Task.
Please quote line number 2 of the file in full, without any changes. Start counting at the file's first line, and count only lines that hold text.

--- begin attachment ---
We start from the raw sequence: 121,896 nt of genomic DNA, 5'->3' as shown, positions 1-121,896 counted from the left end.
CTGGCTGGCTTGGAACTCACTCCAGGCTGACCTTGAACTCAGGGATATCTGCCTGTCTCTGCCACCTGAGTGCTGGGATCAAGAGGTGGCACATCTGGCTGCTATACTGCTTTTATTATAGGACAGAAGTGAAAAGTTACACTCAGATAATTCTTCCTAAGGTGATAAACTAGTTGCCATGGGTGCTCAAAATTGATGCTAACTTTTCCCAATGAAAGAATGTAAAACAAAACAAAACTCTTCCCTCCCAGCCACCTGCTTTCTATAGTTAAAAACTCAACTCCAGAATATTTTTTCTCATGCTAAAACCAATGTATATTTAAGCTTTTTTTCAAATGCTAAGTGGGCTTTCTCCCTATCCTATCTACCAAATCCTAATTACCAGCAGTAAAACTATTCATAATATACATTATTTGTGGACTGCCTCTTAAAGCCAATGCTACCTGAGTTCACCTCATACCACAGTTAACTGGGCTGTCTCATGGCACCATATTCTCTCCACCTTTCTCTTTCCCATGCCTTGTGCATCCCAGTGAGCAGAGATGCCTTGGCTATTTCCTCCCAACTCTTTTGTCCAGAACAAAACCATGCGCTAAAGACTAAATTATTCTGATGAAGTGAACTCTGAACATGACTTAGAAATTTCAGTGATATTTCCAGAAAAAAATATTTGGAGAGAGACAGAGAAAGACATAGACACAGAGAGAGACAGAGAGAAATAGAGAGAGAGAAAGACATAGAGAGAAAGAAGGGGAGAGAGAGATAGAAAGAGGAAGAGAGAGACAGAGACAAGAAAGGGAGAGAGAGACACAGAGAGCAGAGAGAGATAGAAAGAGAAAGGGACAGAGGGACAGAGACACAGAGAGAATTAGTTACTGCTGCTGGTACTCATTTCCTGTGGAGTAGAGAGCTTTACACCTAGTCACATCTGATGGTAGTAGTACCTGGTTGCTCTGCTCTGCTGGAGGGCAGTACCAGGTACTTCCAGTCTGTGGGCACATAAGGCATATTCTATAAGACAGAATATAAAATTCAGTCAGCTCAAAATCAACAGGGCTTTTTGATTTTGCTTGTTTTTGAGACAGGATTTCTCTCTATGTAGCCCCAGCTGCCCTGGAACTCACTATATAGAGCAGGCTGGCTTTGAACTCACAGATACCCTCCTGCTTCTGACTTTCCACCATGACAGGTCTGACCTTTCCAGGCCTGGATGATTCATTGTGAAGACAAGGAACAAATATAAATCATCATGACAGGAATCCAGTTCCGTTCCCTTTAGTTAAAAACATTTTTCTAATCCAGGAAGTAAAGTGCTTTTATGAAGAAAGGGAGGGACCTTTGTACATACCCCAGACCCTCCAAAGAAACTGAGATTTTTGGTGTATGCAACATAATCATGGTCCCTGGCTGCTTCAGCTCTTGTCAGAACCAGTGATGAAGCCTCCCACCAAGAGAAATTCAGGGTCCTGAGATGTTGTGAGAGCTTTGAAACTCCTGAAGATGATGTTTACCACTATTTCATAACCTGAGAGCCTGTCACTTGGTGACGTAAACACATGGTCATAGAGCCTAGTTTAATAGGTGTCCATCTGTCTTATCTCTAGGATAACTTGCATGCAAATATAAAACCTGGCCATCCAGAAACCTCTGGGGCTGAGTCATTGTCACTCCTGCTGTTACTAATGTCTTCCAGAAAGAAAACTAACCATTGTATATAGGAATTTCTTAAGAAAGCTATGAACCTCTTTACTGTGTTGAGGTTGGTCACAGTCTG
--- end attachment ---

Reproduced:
CTGGCTGGCTTGGAACTCACTCCAGGCTGACCTTGAACTCAGGGATATCTGCCTGTCTCTGCCACCTGAGTGCTGGGATCAAGAGGTGGCACATCTGGCTGCTATACTGCTTTTATTATAGGACAGAAGTGAAAAGTTACACTCAGATAATTCTTCCTAAGGTGATAAACTAGTTGCCATGGGTGCTCAAAATTGATGCTAACTTTTCCCAATGAAAGAATGTAAAACAAAACAAAACTCTTCCCTCCCAGCCACCTGCTTTCTATAGTTAAAAACTCAACTCCAGAATATTTTTTCTCATGCTAAAACCAATGTATATTTAAGCTTTTTTTCAAATGCTAAGTGGGCTTTCTCCCTATCCTATCTACCAAATCCTAATTACCAGCAGTAAAACTATTCATAATATACATTATTTGTGGACTGCCTCTTAAAGCCAATGCTACCTGAGTTCACCTCATACCACAGTTAACTGGGCTGTCTCATGGCACCATATTCTCTCCACCTTTCTCTTTCCCATGCCTTGTGCATCCCAGTGAGCAGAGATGCCTTGGCTATTTCCTCCCAACTCTTTTGTCCAGAACAAAACCATGCGCTAAAGACTAAATTATTCTGATGAAGTGAACTCTGAACATGACTTAGAAATTTCAGTGATATTTCCAGAAAAAAATATTTGGAGAGAGACAGAGAAAGACATAGACACAGAGAGAGACAGAGAGAAATAGAGAGAGAGAAAGACATAGAGAGAAAGAAGGGGAGAGAGAGATAGAAAGAGGAAGAGAGAGACAGAGACAAGAAAGGGAGAGAGAGACACAGAGAGCAGAGAGAGATAGAAAGAGAAAGGGACAGAGGGACAGAGACACAGAGAGAATTAGTTACTGCTGCTGGTACTCATTTCCTGTGGAGTAGAGAGCTTTACACCTAGTCACATCTGATGGTAGTAGTACCTGGTTGCTCTGCTCTGCTGGAGGGCAGTACCAGGTACTTCCAGTCTGTGGGCACATAAGGCATATTCTATAAGACAGAATATAAAATTCAGTCAGCTCAAAATCAACAGGGCTTTTTGATTTTGCTTGTTTTTGAGACAGGATTTCTCTCTATGTAGCCCCAGCTGCCCTGGAACTCACTATATAGAGCAGGCTGGCTTTGAACTCACAGATACCCTCCTGCTTCTGACTTTCCACCATGACAGGTCTGACCTTTCCAGGCCTGGATGATTCATTGTGAAGACAAGGAACAAATATAAATCATCATGACAGGAATCCAGTTCCGTTCCCTTTAGTTAAAAACATTTTTCTAATCCAGGAAGTAAAGTGCTTTTATGAAGAAAGGGAGGGACCTTTGTACATACCCCAGACCCTCCAAAGAAACTGAGATTTTTGGTGTATGCAACATAATCATGGTCCCTGGCTGCTTCAGCTCTTGTCAGAACCAGTGATGAAGCCTCCCACCAAGAGAAATTCAGGGTCCTGAGATGTTGTGAGAGCTTTGAAACTCCTGAAGATGATGTTTACCACTATTTCATAACCTGAGAGCCTGTCACTTGGTGACGTAAACACATGGTCATAGAGCCTAGTTTAATAGGTGTCCATCTGTCTTATCTCTAGGATAACTTGCATGCAAATATAAAACCTGGCCATCCAGAAACCTCTGGGGCTGAGTCATTGTCACTCCTGCTGTTACTAATGTCTTCCAGAAAGAAAACTAACCATTGTATATAGGAATTTCTTAAGAAAGCTATGAACCTCTTTACTGTGTTGAGGTTGGTCACAGTCTG